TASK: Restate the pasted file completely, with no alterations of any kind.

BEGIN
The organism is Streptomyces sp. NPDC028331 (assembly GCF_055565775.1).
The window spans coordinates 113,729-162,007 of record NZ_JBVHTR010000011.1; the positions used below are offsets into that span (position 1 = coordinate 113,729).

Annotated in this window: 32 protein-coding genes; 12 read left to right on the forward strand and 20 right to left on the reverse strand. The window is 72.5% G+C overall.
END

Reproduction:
The organism is Streptomyces sp. NPDC028331 (assembly GCF_055565775.1).
The window spans coordinates 113,729-162,007 of record NZ_JBVHTR010000011.1; the positions used below are offsets into that span (position 1 = coordinate 113,729).

Annotated in this window: 32 protein-coding genes; 12 read left to right on the forward strand and 20 right to left on the reverse strand. The window is 72.5% G+C overall.